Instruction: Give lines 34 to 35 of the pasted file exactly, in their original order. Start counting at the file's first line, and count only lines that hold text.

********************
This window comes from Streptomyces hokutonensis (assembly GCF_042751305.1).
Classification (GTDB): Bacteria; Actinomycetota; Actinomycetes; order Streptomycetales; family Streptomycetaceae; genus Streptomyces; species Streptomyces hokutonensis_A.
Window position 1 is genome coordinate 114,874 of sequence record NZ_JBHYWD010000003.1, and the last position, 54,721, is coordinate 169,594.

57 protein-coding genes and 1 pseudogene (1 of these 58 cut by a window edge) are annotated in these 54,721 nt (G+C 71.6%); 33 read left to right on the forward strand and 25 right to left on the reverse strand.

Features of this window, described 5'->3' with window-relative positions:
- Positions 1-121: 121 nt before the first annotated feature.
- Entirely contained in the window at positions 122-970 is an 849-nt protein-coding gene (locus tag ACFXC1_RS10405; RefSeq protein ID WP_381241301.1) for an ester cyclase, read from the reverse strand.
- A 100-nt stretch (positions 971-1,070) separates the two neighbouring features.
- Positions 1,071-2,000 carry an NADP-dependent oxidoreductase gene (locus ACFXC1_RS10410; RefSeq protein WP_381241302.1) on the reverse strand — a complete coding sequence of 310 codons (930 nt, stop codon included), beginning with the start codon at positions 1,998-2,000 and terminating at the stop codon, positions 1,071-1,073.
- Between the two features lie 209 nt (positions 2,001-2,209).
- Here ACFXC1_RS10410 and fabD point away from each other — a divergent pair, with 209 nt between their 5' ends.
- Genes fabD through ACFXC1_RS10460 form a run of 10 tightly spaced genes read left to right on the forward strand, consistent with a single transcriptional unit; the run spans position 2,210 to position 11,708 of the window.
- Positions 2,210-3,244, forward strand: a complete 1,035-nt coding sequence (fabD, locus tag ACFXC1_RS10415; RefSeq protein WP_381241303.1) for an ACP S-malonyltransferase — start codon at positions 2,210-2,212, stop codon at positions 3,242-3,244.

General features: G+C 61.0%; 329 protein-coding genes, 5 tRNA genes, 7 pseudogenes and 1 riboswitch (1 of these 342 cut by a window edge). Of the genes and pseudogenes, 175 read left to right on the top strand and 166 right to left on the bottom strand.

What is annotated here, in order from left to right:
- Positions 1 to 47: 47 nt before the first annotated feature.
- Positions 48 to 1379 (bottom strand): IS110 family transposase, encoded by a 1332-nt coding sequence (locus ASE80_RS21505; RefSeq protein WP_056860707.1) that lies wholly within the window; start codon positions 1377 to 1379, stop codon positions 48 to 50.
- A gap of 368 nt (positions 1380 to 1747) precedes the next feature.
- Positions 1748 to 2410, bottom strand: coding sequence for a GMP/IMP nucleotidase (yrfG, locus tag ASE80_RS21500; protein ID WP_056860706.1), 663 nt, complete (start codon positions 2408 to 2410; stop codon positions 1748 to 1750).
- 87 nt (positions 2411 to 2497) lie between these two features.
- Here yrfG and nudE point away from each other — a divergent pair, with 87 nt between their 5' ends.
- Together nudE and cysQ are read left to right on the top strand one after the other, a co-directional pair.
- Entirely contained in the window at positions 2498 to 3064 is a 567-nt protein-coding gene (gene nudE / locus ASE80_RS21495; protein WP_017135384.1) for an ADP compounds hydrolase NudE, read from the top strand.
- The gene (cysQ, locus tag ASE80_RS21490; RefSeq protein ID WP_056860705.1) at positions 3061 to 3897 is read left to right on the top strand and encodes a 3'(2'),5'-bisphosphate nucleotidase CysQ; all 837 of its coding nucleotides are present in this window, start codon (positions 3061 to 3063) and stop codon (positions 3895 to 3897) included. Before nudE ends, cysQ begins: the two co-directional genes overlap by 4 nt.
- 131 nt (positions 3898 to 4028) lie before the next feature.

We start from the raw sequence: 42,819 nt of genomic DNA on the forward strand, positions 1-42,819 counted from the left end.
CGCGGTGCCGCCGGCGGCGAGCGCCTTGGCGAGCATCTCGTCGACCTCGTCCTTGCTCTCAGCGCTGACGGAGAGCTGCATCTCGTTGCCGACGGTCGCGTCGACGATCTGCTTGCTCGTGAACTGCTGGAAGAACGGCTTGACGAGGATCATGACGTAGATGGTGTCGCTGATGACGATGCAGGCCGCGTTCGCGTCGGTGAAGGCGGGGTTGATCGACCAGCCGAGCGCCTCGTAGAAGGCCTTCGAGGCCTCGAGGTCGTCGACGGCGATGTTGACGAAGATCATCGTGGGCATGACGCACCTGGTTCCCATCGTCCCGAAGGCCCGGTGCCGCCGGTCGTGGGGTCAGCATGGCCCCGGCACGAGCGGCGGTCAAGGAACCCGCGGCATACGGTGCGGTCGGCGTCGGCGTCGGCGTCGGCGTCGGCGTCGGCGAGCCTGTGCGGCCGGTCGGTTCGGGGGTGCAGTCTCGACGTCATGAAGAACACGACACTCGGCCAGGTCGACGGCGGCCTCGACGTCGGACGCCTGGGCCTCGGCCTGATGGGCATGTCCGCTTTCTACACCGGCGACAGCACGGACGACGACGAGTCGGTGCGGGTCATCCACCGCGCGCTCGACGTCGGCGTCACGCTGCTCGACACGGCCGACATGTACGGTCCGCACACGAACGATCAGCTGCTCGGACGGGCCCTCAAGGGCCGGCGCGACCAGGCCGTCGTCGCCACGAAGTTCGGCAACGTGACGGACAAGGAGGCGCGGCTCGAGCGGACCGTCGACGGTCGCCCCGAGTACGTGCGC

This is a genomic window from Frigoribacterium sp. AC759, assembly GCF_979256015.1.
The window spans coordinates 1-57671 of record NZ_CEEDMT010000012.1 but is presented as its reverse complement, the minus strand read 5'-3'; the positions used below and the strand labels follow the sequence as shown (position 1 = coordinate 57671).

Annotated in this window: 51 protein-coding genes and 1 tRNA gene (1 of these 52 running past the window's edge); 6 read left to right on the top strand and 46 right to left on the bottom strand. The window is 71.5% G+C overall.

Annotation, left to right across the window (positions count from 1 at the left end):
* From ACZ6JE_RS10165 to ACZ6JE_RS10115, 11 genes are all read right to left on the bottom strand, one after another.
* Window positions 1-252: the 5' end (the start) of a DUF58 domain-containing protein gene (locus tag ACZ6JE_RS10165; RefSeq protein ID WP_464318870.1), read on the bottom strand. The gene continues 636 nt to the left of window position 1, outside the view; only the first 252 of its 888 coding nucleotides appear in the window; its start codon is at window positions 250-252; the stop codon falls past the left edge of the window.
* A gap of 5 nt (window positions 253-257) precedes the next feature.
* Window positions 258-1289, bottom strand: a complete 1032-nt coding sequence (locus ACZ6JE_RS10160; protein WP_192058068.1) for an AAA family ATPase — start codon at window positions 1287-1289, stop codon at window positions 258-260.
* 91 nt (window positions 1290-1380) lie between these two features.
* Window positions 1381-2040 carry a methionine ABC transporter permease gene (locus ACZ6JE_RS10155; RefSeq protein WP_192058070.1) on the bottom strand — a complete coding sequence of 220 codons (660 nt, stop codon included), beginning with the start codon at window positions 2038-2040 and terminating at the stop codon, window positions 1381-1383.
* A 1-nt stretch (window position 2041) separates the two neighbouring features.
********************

* A gap of 5 nt (window positions 253-257) precedes the next feature.
* Window positions 258-1289, bottom strand: a complete 1032-nt coding sequence (locus ACZ6JE_RS10160; protein WP_192058068.1) for an AAA family ATPase — start codon at window positions 1287-1289, stop codon at window positions 258-260.